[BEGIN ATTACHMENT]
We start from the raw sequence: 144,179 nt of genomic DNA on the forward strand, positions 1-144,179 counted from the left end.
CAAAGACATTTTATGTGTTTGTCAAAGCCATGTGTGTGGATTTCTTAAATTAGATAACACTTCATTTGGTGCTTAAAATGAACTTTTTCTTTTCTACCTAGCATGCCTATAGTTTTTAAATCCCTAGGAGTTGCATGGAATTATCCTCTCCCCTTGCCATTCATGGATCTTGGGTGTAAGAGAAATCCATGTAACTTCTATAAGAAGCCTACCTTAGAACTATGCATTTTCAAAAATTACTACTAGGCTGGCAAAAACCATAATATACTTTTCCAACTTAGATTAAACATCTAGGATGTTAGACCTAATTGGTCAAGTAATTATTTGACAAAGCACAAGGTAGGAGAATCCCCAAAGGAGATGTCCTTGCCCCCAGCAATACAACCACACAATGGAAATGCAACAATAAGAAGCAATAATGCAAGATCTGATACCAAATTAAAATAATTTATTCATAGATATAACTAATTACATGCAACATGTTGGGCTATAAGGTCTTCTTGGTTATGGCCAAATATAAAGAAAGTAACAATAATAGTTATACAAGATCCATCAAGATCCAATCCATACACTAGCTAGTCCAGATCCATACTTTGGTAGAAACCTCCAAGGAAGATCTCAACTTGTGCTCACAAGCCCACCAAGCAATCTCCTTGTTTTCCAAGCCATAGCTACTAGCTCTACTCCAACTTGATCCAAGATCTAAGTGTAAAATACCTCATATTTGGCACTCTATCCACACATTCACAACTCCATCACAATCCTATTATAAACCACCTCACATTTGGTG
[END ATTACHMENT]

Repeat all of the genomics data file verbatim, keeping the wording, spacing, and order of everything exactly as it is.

We start from the raw sequence: 144,179 nt of genomic DNA on the forward strand, positions 1-144,179 counted from the left end.
CAAAGACATTTTATGTGTTTGTCAAAGCCATGTGTGTGGATTTCTTAAATTAGATAACACTTCATTTGGTGCTTAAAATGAACTTTTTCTTTTCTACCTAGCATGCCTATAGTTTTTAAATCCCTAGGAGTTGCATGGAATTATCCTCTCCCCTTGCCATTCATGGATCTTGGGTGTAAGAGAAATCCATGTAACTTCTATAAGAAGCCTACCTTAGAACTATGCATTTTCAAAAATTACTACTAGGCTGGCAAAAACCATAATATACTTTTCCAACTTAGATTAAACATCTAGGATGTTAGACCTAATTGGTCAAGTAATTATTTGACAAAGCACAAGGTAGGAGAATCCCCAAAGGAGATGTCCTTGCCCCCAGCAATACAACCACACAATGGAAATGCAACAATAAGAAGCAATAATGCAAGATCTGATACCAAATTAAAATAATTTATTCATAGATATAACTAATTACATGCAACATGTTGGGCTATAAGGTCTTCTTGGTTATGGCCAAATATAAAGAAAGTAACAATAATAGTTATACAAGATCCATCAAGATCCAATCCATACACTAGCTAGTCCAGATCCATACTTTGGTAGAAACCTCCAAGGAAGATCTCAACTTGTGCTCACAAGCCCACCAAGCAATCTCCTTGTTTTCCAAGCCATAGCTACTAGCTCTACTCCAACTTGATCCAAGATCTAAGTGTAAAATACCTCATATTTGGCACTCTATCCACACATTCACAACTCCATCACAATCCTATTATAAACCACCTCACATTTGGTG